It seems the King has had enough of his wife not being able to produce a male heir, and has sent this assassin to kill her. What follows is a thrilling portal chase through a series of wildly different landscapes: a desert, a rain-soaked village, a barren wasteland. But Yennefer can't shake the assassin: he's tracking something the Queen is wearing. Kalis, frustrated, blames Yennefer for what's happening. The sorceress is not happy and, in one of the episode's most cathartic moments, creates a portal, jumps in, and leaves the ungrateful Queen behind.
The mage approaches the Queen. She offers him the child, but he coldly sends a magical blade spinning towards her, slicing her throat and killing her. Yennefer suddenly appears, grabs the child, and escapes into another portal, appearing on a remote beach somewhere. But this was all too much for the child. She's dead. "Count yourself lucky," she says. "You've cheated the game and won without even knowing it." Yennefer buries the child in black sand, feeling sorry for herself and her unfulfilled destiny. This is a very different person from the meek, troubled trainee sorceress we met in episode two.
Back in Cintra, the masked man who fought his way into the feast reveals himself to be Lord Urcheon of Erlenwald. Calanthe scoffs, asking why a "knight of no renown" believes he is owed her daughter's hand in marriage. She asks him to remove his helmet, but she says he can't "until the sounding of the twelfth bell." Eist knocks it off ("Bollocks to that.") and the knight's face is revealed, to the horror of the court: he's half-man, half-hedgehog.
Calanthe orders Geralt to slay the knight, but the witcher refuses—this is no monster. The Queen's guards charge the knight, but he defends himself well; he's a skilled swordsman. Then Geralt joins in, and we see more of the show's superb choreography. Henry Cavill wields that sword like he was born with one in his hand.
It's revealed that, years ago, Urcheon saved the life of Calanthe's husband, King Roegner. In return he claimed the Law of Surprise, which dictates that a man saved by another is expected to offer his saviour a boon whose nature is unknown to one or both parties. In most cases, this 'boon' takes the form of the saved man's firstborn child. The Law of Surprise is a particularly complicated, weird part of the lore in The Witcher, but the show does a decent job explaining it. The fight spreads to the entire room. Eist, who has a deep respect for the Law of Surprise, joins Geralt and Urcheon. Destiny, it seems, has chosen Urcheon, hedgehog face and all, to be Pavetta's husband.
The dust settles and Pavetta embraces Urcheon. They've met before, secretly forming a bond. Calanthe is not pleased, but Eist insists she "honour destiny" or they risk unleashing its wrath upon them. Calanthe approaches Urcheon. "Here is your destiny." she says, pulling a dagger. But before she can stab the cursed lord, Pavetta screams, unleashing a surge of magical energy. Everyone around her, including Geralt, is sent flying backwards. The windows shatter. Wind howls. Geralt and Mousesack combine their powers to break the spell. "Do you believe in destiny now?" Eist asks Calanthe. "I thought your grandmother's gift had skipped you, as it did me." she says, stunned.
And so the Law of Surprise is honoured: Pavetta and Urcheon are to be married. Calanthe weds the couple and Urcheon's curse is lifted. He transforms back into a human as Jaskier announces that this will be his greatest ballad yet. Calanthe insists Geralt be rewarded for his efforts. He doesn't want anything, he says, but when pushed he claims the Law of Surprise, not really intending to ever cash it in. And just as he does, Pavetta vomits: she's pregnant—with, you guessed it, Ciri. Mousesack urges Geralt to stay, but he declines. "Destiny is horseshit." But Mousesack is convinced, correctly, that Geralt will have a close bond with Pavetta and Urcheon's daughter, and if he isn't there, calamity will be unleashed. Geralt says he'll take the chance.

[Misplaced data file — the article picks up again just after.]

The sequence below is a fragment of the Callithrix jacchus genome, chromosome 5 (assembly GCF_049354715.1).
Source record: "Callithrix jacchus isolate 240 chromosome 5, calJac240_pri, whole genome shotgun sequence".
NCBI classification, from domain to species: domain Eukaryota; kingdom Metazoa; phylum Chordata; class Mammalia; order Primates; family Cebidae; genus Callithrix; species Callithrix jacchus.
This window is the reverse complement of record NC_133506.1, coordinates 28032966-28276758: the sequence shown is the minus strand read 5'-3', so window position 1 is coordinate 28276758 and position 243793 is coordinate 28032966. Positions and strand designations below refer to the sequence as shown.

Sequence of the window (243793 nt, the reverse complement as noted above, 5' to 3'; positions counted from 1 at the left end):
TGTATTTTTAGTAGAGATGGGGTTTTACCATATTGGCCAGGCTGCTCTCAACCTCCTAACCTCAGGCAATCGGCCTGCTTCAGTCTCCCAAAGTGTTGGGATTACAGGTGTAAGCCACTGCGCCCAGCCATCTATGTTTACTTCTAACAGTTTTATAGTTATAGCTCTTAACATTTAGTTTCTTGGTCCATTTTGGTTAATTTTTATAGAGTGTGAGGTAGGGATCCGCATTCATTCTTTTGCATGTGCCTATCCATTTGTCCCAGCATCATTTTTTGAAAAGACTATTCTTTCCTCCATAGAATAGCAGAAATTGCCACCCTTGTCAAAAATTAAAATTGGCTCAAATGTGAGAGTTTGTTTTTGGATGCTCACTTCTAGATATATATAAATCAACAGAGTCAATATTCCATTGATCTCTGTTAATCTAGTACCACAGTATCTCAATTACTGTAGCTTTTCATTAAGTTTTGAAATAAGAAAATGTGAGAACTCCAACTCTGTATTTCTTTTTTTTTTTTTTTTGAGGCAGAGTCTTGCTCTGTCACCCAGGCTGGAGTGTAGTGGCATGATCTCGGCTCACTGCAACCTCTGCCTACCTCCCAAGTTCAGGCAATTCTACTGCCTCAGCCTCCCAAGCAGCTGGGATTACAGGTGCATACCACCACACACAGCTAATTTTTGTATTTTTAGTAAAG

We jump forward in time, to Cintra in the wake of the Nilfgaardian invasion from episode one. A cloaked man finds Calanthe, cuts a rectangle of flesh from her corpse, and eats it. Cahir, the bird-headed rider who has been chasing Ciri, watches quietly. The man who ate the flesh convulses and shakes, and is gutted by another member of his group. She picks through his entrails (ugh) and determines, somehow, that Ciri is in Brokilon Forest. Cahir seems troubled by this discovery. "Armies are not the way into Brokilon Forest." We also learn that Mousesack is alive and well. As he's dragged away by Cahir's men, he secretly grabs a piece of Calanthe's clothing.
And finally, back to Ciri. She's having a dream, of fighting and bloodshed. We see a gory close-up of a man's ear being sliced off. Then a shot of Cahir, full of rage. He raises his sword, but she wakes up before the blade falls. The leader of the dryads asks Ciri to drink the forest's water, "from the source." She slices into the bark of a giant, magical-looking tree. Sap bleeds out and Ciri drinks it, finding herself in a strange, dreamlike desert, in which is planted an even bigger tree. Then an eerie voice calls to her. "What are you, child?"
• The Hedgehog-faced Lord Urcheon, or Duny as he's sometimes called, is none other than Emhyr var Emreis, who, during the events of The Witcher 3, is the Emperor of the Nilfgaardian Empire.
• We see a young Crach an Craite in this episode. In The Witcher 3, Yennefer and Geralt meet him in Skellige while tracking Ciri. He one of the most respected warriors in the archipelago.
• A lot of lore is thrown around in this episode. If you're confused about anything, it's worth spending some time on a Witcher wiki, or just check out our introduction to the Witcher that defines some key terms—but there could be spoilers for episodes to come, so be careful.